Since winter of 2015, downtown Fairbanks has experienced infrastructure changes, made new friends, and welcomed a bevy of businesses and property owners into its fold.
Beginning in December, Exclusive Paving installed pedestrian lighting and traffic signals along Cushman Street. The new lighting has dramatically brightened Cushman, making it more friendly for downtown visitors. The new traffic signals (while installed) remain inactive at this time, for the exception of the 1st Ave. intersection.
The Co-Op Plaza has been abuzz with activity since several new shops opened inside its walls. Since late 2015, the plaza has welcomed five new businesses, including Sweet Street (baked goods), Lost & Found (a used record shop), Woven Sylver (bath and body), After Midnight (clothing rentals) and Rings & Things (curios and collectibles). A new Mediterranean restaurant is also slated to open in the Co-Op Plaza early this year.
In addition to new businesses, the Fairbanks Community & Dog Mushing Museum recently expanded further into the Co-Op Plaza. The museum opened a new exhibit along the plaza’s mezzanine which features a crosscut of an historic miner’s cabin. The expansion also includes a new artists showroom for featuring First Friday artists.
Rock Valley Boutique announced on it’s Facebook page that it is moving from being opened year round to be open seasonally. The women’s clothing shop will re-open on May 1.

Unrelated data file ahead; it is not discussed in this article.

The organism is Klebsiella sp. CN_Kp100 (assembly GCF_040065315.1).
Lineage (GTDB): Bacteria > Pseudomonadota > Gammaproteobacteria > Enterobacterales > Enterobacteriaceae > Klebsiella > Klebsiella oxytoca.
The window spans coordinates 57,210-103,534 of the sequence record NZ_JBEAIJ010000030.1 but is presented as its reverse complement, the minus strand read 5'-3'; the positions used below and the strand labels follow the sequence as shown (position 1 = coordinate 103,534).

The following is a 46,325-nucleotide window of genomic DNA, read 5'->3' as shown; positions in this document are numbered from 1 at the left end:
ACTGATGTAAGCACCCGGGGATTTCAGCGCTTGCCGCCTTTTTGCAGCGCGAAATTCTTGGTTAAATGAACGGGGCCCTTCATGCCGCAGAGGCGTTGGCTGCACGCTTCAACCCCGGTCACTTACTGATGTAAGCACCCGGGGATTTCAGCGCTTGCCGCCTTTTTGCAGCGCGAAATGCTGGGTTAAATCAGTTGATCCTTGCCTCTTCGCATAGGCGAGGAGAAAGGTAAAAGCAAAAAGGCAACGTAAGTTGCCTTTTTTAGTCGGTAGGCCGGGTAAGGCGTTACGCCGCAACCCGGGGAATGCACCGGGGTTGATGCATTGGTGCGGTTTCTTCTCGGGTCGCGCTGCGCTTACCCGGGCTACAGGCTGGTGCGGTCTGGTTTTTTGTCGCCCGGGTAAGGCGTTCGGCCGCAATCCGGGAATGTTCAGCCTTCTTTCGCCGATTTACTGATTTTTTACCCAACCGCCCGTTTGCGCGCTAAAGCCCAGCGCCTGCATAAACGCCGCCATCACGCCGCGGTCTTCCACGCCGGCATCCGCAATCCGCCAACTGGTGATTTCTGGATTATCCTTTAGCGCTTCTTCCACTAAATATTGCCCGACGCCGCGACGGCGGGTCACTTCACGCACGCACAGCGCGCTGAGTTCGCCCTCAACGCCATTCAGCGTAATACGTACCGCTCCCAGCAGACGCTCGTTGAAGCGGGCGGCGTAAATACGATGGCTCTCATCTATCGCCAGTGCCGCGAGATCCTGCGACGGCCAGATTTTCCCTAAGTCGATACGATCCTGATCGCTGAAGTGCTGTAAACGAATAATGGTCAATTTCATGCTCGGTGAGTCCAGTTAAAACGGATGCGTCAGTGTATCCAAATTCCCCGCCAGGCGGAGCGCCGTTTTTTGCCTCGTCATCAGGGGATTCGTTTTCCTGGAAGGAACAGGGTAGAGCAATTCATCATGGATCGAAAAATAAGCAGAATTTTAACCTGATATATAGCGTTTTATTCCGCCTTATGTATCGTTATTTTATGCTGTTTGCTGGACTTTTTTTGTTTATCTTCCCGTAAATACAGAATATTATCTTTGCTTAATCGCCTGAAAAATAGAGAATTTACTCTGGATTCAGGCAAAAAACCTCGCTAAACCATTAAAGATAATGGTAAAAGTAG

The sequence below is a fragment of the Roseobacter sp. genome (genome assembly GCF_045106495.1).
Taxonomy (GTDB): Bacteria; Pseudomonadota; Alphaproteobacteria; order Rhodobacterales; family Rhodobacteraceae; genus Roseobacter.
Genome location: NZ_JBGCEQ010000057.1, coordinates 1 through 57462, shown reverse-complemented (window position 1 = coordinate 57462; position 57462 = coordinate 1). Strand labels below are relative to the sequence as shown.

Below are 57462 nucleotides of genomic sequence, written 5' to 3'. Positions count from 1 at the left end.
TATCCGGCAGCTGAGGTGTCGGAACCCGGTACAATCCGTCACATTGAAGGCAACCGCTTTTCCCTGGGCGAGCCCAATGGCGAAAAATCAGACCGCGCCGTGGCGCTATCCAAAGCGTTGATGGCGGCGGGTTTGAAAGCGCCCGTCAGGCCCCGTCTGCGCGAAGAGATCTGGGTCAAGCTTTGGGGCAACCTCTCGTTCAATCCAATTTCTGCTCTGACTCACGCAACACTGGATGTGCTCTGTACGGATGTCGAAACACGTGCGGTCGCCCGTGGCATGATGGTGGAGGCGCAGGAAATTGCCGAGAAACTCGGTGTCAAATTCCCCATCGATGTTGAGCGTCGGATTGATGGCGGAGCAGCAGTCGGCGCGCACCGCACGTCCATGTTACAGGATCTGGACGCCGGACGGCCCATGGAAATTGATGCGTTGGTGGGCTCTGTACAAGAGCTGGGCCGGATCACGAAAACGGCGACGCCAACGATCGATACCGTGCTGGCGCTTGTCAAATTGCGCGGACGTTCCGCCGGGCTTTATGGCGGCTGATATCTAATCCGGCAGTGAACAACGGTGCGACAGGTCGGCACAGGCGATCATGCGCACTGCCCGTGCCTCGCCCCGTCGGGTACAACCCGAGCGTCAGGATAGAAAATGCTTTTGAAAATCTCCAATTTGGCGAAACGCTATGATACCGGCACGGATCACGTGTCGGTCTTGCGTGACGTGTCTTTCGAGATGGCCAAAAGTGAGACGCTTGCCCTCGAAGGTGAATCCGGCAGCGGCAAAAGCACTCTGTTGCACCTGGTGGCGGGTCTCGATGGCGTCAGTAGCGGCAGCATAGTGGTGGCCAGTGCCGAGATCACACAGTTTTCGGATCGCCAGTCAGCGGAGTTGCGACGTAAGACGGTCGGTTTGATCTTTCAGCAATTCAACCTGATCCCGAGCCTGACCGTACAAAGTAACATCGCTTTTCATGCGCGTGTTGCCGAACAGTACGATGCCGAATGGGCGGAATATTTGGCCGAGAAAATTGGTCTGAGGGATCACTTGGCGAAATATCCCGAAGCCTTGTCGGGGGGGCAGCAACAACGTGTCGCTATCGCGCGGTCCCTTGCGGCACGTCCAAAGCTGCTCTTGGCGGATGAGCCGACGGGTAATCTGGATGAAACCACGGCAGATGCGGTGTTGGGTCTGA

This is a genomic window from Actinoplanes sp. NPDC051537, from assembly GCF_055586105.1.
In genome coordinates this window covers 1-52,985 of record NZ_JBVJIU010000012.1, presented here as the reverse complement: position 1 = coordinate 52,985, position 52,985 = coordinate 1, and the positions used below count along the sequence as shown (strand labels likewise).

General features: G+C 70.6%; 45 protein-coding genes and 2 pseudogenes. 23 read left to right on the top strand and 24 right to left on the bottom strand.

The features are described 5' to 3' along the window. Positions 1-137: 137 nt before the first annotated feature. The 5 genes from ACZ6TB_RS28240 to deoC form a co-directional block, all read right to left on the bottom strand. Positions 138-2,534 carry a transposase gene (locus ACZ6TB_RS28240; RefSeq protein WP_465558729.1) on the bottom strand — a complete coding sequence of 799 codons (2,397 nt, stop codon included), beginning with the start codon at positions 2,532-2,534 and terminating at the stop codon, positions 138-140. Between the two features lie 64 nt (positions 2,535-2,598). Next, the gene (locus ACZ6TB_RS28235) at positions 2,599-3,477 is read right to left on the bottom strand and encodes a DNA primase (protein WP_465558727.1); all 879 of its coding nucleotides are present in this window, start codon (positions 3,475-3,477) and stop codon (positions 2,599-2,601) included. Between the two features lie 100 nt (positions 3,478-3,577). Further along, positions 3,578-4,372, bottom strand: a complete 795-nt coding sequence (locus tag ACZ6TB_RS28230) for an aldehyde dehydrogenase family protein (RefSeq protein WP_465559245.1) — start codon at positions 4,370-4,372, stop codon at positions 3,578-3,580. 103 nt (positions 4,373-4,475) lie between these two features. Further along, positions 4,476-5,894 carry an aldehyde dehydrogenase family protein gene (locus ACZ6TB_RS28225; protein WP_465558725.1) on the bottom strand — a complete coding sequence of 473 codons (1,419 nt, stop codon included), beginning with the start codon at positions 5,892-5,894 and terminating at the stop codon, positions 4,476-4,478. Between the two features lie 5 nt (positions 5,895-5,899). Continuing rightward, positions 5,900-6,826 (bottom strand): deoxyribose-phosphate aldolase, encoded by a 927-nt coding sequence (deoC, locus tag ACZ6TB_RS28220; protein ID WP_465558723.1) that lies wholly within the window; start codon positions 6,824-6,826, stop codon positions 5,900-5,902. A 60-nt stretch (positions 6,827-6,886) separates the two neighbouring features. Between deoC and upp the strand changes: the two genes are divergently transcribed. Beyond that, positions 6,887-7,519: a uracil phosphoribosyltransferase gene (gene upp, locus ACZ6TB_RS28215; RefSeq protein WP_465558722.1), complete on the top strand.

Spruce Tree Montessori stated in late December that it had finalized the purchased of the former Alaska Railroad Depot. The building will see a summers worth of renovations converting it from old station to new school. Spruce Tree will re-open in its new location in September 2016.
Lavelle’s Taphouse, soon-to-be Fairbanks’ newest drinking establishment, will open this spring. The taphouse will feature a wide-range of domestic and local micro-brews and will encourage guests to bring-their-own-food.
Illustrator Hannah Foss was announced as the Chamber of Commerce’s 2016 Artist of the Year at their December 8 membership meeting. Foss’ piece, Sun Wolf, is inspired by Haida and Kwakiutl formline drawings and masks. It depicts a wolf with the heart of the sun leaping high into the sky in summer and prowling along the ridged horizon in deep winter. A fitting description of the season shifts that make Alaska unique. Foss is no stranger to downtown having been a featured artist during 2013’s Window Project.
Jess Peña was named the new director of the Fairbanks Arts Association. Peña was formerly the organizations assistant director. She replaces outgoing director and McCafferty’s co-owner June Rogers.
William Yost, supervisor of the Community Service Patrol, was featured on the front page of the January 4 edition of the Fairbanks Daily News-Miner. Yost oversees the day-to-day operations of the CSP a program which is managed by the Downtown Association of Fairbanks.